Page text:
Greater Fool Theory

AAA

DEFINITION of 'Greater Fool Theory'

A theory that states it is possible to make money by buying securities, whether overvalued or not, and later selling them at a profit because there will always be someone (a bigger or greater fool) who is willing to pay the higher price.

INVESTOPEDIA EXPLAINS 'Greater Fool Theory'

When acting in accordance with the greater fool theory, an investor buys questionable securities without any regard to their quality, but with the hope of quickly selling them off to another investor (the greater fool), who might also be hoping to flip them quickly. Unfortunately, speculative bubbles always burst eventually, leading to a rapid depreciation in share price due to the selloff.

RELATED TERMS
  1. Bird Dog

    A real estate investing term that refers to someone who spends ...
  2. Overbought

    1. A situation in which the demand for a certain asset unjustifiably ...
  3. Overvalued

    A stock with a current price that is not justified by its earnings ...
  4. Speculative Bubble

    A spike in asset values within a particular industry, commodity, ...
  5. Fully Valued

    A stock whose price analysts believe reflects the market's recognition ...
  6. Flipper

    1. A short-term investor or day trader who buys pre-IPO shares, ...
RELATED FAQS
  1. What kind of assets can be traded on a secondary market?

    Virtually all types of financial assets and investing instruments are traded on secondary markets, including stocks, bonds, ... Read Full Answer >>
  2. How are double exponential moving averages applied in technical analysis?

    Double exponential moving averages (DEMAS) are commonly used in technical analysis like any other moving average indicator ... Read Full Answer >>
  3. What constitutes a secondary market?

    A secondary market covers the trading of any good, commodity, security or asset after it has been issued or created. Although ... Read Full Answer >>
  4. What percentage of a diversified portfolio should large cap stocks comprise?

    The percentage of a diversified investment portfolio that should consist of large-cap stocks depends on an individual investor's ... Read Full Answer >>
  5. How are American Depository Receipts (ADRs) exchanged?

    American depositary receipts (ADRs) are bought and sold on regular U.S. stock exchanges, either in the over-the-counter market ... Read Full Answer >>
  6. What are the differences between global depositary receipts (GDRs) and American depositary ...

    A global depositary receipt (GDR) is a bank certificate issued in multiple countries for shares in a foreign company. The ... Read Full Answer >>
Related Articles
  1. Fundamental Analysis

    7 Controversial Investing Theories

    We take a closer look at the theories that attempt to explain and influence the market.
  2. Economics

    5 Steps Of A Bubble

    Bubbles are deceptive and unpredictable, but by studying their history we can prepare to our best ability.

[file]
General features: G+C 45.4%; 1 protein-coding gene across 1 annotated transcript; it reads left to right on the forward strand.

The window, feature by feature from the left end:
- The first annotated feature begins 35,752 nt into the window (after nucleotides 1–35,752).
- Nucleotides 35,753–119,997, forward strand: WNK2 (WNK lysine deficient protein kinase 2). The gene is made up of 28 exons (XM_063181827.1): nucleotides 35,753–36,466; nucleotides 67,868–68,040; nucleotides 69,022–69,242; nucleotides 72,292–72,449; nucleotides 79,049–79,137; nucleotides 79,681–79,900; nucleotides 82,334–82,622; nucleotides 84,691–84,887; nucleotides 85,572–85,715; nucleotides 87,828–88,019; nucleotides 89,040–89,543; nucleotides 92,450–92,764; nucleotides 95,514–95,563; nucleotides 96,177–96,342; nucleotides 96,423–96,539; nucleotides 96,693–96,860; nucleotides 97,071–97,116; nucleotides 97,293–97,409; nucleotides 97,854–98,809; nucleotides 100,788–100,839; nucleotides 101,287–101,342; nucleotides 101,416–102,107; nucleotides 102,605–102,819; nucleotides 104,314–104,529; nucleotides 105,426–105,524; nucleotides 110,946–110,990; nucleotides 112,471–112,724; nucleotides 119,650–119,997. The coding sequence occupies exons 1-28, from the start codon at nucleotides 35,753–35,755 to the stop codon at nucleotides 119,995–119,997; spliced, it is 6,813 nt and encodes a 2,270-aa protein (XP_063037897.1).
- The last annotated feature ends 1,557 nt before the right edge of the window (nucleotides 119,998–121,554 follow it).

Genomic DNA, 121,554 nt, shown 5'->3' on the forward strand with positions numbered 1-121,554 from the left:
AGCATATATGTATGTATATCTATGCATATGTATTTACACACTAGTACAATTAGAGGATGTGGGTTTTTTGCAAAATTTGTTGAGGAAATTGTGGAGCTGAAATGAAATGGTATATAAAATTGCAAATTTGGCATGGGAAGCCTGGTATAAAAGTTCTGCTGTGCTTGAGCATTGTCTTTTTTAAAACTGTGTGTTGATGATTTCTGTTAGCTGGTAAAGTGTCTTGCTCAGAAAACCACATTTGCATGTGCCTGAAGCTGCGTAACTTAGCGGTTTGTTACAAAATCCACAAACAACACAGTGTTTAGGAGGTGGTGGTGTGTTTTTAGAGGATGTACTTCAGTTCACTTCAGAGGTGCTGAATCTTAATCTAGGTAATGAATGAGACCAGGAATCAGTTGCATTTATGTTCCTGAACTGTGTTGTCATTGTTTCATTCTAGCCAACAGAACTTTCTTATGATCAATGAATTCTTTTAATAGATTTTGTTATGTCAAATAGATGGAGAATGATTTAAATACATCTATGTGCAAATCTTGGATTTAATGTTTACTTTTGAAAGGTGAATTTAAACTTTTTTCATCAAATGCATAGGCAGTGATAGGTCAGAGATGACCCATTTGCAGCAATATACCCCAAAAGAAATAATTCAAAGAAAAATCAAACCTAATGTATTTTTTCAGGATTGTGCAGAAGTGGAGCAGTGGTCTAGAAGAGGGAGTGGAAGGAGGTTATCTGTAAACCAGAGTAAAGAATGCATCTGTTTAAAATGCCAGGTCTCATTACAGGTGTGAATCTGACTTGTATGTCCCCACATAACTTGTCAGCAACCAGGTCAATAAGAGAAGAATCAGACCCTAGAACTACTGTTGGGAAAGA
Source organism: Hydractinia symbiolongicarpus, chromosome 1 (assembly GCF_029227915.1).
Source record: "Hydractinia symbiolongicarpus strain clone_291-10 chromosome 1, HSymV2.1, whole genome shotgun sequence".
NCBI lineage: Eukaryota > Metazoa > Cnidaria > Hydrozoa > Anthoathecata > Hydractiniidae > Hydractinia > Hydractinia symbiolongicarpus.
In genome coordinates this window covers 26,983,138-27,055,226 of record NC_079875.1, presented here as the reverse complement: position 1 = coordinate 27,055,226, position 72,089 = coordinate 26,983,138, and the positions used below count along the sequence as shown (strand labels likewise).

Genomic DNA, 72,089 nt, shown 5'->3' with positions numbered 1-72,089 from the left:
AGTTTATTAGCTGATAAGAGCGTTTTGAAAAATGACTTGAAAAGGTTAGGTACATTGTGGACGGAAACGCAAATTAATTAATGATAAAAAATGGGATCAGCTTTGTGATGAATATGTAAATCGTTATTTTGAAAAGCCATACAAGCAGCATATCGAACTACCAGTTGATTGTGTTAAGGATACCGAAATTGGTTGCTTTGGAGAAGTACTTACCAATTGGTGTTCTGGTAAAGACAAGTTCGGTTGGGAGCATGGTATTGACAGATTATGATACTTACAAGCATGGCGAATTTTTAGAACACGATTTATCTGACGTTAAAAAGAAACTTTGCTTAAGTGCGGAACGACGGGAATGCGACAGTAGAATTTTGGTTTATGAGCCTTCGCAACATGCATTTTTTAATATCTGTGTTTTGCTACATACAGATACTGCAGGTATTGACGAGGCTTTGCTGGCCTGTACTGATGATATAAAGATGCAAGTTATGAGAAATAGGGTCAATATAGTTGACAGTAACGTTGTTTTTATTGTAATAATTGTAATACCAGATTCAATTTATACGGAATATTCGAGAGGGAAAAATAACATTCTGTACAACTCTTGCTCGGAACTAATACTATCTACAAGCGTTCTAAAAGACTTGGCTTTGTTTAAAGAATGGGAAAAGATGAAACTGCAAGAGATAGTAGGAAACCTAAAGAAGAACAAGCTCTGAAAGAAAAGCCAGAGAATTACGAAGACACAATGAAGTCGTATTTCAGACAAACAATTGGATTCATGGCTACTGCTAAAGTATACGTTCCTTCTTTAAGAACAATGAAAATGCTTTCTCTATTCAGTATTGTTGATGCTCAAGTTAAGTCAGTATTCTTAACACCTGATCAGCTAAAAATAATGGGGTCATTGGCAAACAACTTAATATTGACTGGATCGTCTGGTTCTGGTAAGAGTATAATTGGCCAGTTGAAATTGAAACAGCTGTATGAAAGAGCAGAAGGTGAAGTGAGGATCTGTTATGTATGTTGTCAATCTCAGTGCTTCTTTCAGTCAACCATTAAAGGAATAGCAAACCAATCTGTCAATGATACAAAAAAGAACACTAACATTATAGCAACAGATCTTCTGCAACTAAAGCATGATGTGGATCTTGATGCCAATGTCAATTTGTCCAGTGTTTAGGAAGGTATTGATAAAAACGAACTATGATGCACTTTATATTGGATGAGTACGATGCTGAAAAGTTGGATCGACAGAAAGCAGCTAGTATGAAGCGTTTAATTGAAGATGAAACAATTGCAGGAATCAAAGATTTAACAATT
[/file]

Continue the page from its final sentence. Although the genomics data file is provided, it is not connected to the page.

3. Options & Futures

    Market Problems? Blame Investors

    Investors are only human, and their irrational behavior can often move the market.
  4. Budgeting

    The Greatest Market Crashes

    From a tulip craze to a dotcom bubble, read the cautionary tales of the stock market's greatest disasters.
  5. Trading Strategies

    Uncovering Evidence Of Sector Rotation

    Stalk ETF performance lists over several weeks to uncover hidden institutional buying and selling strategies.
  6. Stock Analysis

    Is Apple's (AAPL) Selloff Justifiable or Panic?

    Apple has minted millionaires over the past decade, but there is one current risk that might soon bring this to an end at least temporarily.
  7. Investing

    Strategies Activist Shareholders Follow

    Activist shareholders, also called activist investors, are large-scale investors who use their investment power to influence public companies. While their goals can vary widely, the strategies ...
  8. Economics

    Do Transport Stocks Signal a U.S. Selloff?

    The Dow Jones Transportation Average index has underperformed the broader DJ Industrials Average, leading some market watchers to speculate a selloff.
  9. Professionals

    Value or Growth Stocks: Which is Best?

    The answer to the age-old growth versus value debate depends on a number of factors. Here's what to consider.
  10. Investing Basics

    Today's Top Young Investors

    Given the very different world that we live in as compared to the one the Warren Buffett graduated into, young, hopeful investors should be looking up to people closer to their own age.

You May Also Like

Hot Definitions
  1. Unfair Claims Practice

    The improper avoidance of a claim by an insurer or an attempt to reduce the size of the claim. By engaging in unfair claims ...
  2. Killer Bees

    An individual or firm that helps a company fend off a takeover attempt. A killer bee uses defensive strategies to keep an ...
  3. Sin Tax

    A state-sponsored tax that is added to products or services that are seen as vices, such as alcohol, tobacco and gambling. ...
  4. Grandfathered Activities

    Nonbank activities, some of which would normally not be permissible for bank holding companies and foreign banks in the United ...
  5. Touchline

    The highest price that a buyer of a particular security is willing to pay and the lowest price at which a seller is willing ...
  6. Himalayan Option

    An exotic equity option belonging to a class known as mountain range options. Himalayan options are based on a basket of ...
Trading Center
×

You are using adblocking software

Want access to all of Investopedia? Add us to your “whitelist”
so you'll never miss a feature!